In-depth History of Diabetes
History of Diabetes
With its description as a lifestyle-related disorder, diabetes may seem to be an affliction of modern times; a result of easy living, 21st-century conveniences like the internet, packaged foods, etc. And while diabetes has definitely mushroomed in these recent times, there are references to the disease dating back centuries.
Early Origins of Diabetes:
The earliest mention of diabetes comes in the form of a papyrus scroll recorded by physician Hesy-Ra back in 1552 BC. In it, he mentions frequent urination as a symptom of a new disease. Around the same time, a few other healers, Sushruta, Arataeus, and Thomas Willis, were known to be working on a treatment for diabetes. Greek physicians meanwhile were advising exercise to ease the symptom of excessive urination. Other treatments of the time included alcohol and over-eating. These were prescribed to balance the loss of fluids, weight, etc. When that didn’t work, healers were also known to advise starvation diets.
It was noticed that the urine passed by diabetics had a sweet taste—probably as it attracted insects, rather than by the application of a taste test. This aspect may have led the sixth century BC Indian healer, Sushruta to call it Madhumeha—a combination of Madhu, meaning honey, and meha, meaning urine.
Other healers of the time were also beginning to diagnose diabetes based on the same symptom. And it thus came to be known as the sugar urine disease.
Discovery of Other Symptoms & Type 1 Diabetes
Moving down the centuries to 980 AD, there is a record of a Persian healer, Avicenna who gave a detailed account of diabetes mellitus, in which he described symptoms like frequent urination, and decline of sexual functions. He also mentions diabetic gangrene. Avicenna is also the first known person to identify diabetes insipidus, what we know today as Type-1 Diabetes.
Role of the Pancreas
Then in 1889, Joseph von Mering & Oskar Minkowski identified the role of the pancreas in diabetes. They appear to have done this through a rather brutal process of elimination: they found that when the pancreas was removed from healthy dogs, they developed the symptoms of diabetes.
Discovery of Insulin
Finally, in 1910 the role of insulin was identified by Sir Edward Albert Sharpey-Schafer. He gave it the name insulin—from the Latin word insula, meaning island. It referenced the Islets of Langerhans, which produce insulin, in the pancreas.
Use of Insulin as Medication
In 1920, taking Mering and Minkowski’s discovery forward, two scientists, Sir Fredrick Grant Banting and Charles Herbert Best used an extract from the Islets of Langerhans in the pancreas to successfully reverse induced diabetes in dogs—a major relief for canines.
Banting and Best used insulin from the cow pancreas to create a purified form of the hormone that led to an effective treatment for diabetes. This won the noble prize for Banting and the laboratory director MacLeod, in 1923—an honor they elected to share, along with the prize money, with others in the team, most notably Best and their chemist colleague Collip.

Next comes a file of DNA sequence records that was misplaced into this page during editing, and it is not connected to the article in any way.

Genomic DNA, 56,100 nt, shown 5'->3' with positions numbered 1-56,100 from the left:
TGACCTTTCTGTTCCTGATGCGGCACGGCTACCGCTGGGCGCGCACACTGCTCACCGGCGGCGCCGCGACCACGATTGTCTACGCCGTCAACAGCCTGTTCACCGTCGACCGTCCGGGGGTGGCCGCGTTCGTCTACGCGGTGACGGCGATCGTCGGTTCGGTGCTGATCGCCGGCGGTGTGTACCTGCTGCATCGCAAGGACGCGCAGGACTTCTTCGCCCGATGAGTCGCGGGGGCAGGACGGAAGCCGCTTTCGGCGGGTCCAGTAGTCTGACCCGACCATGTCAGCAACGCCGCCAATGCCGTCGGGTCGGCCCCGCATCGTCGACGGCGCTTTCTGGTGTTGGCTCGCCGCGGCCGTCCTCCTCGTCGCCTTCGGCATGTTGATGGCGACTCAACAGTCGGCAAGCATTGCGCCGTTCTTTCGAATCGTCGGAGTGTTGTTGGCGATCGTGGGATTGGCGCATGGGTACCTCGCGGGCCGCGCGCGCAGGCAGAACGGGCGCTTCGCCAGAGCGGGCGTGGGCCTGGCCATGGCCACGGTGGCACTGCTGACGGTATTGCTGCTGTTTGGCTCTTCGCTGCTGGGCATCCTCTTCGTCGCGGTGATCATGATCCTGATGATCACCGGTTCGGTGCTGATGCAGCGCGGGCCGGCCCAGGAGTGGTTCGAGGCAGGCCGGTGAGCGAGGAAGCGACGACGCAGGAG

In the same spirit of nobility, Banting and Best made the patent freely available, enabling insulin treatment for millions of diabetics across the world.
In honor of his discovery of insulin and his work, Banting’s birthday, November 14, was commemorated as World Diabetes Day gets celebrated from 14th Nov 2007 onwards.
In January 1922, at the Toronto General Hospital, a charity patient named Leonard Thompson became the first person to be injected with insulin as a treatment for diabetes. The treatment was clearly successful, because, Thompson went on to live for 13 more years before contracting pneumonia and passing away at 27.
Categorizing Type 1 and Type 2 Diabetes
In 1936, Sir Harold Percival Himsworth published a treatise in which type 1 and type 2 were identified as different forms of the same disease. It is the first recorded instance of its kind.
Mass Produced Insulin
It is only relatively recently, in 1982, that the first biosynthetic form of human insulin went into production. It was named Humulin—a combination of Human and Insulin. It is marketed in several countries today.
Treatment of diabetes has come a long way. Every day we learn more about diabetes and also the ways to treat it. Pioneers like Dr. Neal Barnard, Gabriel Cousenz, Joel Fuhrman, and in India, FFD’s very own, Dr. Pramod Tripathi evolved protocols that enabled diabetics, many of them under heavy medication and suffering from other diabetes-related complications, to reverse their condition naturally.
Today, diabetes reversal is gaining recognition as a valid treatment for insulin-resistance-related disorders.
For more information about diabetes reversal, visit the blog section of our website section for enrolling in the Discover Reversal Session or watch the videos on this and other related subjects on our Youtube Channel.
Disclaimer: This Blog solely serves our marketing purposes, for Authentic knowledge for this topic, Please join our upcoming Discover Reversal Session.